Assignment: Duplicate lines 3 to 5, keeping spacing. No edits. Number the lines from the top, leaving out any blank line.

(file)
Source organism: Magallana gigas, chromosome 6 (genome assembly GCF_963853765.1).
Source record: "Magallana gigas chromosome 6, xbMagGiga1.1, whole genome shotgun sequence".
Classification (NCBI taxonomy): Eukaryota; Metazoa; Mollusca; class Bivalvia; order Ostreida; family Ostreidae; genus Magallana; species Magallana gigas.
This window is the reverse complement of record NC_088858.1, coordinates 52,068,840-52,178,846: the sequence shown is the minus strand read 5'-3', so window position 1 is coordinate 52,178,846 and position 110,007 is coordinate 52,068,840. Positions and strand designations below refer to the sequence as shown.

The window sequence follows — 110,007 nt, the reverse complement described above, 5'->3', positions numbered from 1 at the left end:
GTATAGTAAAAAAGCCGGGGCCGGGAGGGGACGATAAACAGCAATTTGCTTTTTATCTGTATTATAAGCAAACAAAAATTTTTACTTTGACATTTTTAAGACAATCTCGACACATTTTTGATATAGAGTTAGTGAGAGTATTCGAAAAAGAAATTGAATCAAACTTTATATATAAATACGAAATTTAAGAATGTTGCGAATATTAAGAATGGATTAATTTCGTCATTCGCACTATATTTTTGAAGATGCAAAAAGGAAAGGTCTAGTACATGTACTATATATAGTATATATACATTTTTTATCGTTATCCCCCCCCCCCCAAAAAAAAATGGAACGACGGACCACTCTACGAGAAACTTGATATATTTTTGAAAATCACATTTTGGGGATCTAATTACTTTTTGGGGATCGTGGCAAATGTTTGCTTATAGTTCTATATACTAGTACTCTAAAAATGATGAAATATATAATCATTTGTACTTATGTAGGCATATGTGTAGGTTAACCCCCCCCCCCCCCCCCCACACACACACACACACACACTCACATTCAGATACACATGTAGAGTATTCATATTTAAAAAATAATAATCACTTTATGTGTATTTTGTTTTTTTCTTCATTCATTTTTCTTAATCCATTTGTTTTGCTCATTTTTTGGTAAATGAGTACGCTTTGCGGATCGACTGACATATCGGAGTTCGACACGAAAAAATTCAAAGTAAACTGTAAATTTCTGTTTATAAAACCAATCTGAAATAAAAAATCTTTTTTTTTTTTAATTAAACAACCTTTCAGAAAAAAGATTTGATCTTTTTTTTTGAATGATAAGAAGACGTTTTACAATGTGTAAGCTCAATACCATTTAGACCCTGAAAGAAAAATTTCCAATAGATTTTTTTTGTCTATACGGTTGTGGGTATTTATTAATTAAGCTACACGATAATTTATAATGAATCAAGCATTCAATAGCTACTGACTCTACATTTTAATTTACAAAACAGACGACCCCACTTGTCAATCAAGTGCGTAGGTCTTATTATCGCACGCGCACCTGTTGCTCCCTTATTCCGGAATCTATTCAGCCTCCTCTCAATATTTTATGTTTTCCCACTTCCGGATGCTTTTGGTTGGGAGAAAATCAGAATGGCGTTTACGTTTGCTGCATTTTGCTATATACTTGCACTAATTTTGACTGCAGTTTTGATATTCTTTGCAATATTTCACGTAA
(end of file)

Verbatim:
Classification (NCBI taxonomy): Eukaryota; Metazoa; Mollusca; class Bivalvia; order Ostreida; family Ostreidae; genus Magallana; species Magallana gigas.
This window is the reverse complement of record NC_088858.1, coordinates 52,068,840-52,178,846: the sequence shown is the minus strand read 5'-3', so window position 1 is coordinate 52,178,846 and position 110,007 is coordinate 52,068,840. Positions and strand designations below refer to the sequence as shown.

The window sequence follows — 110,007 nt, the reverse complement described above, 5'->3', positions numbered from 1 at the left end: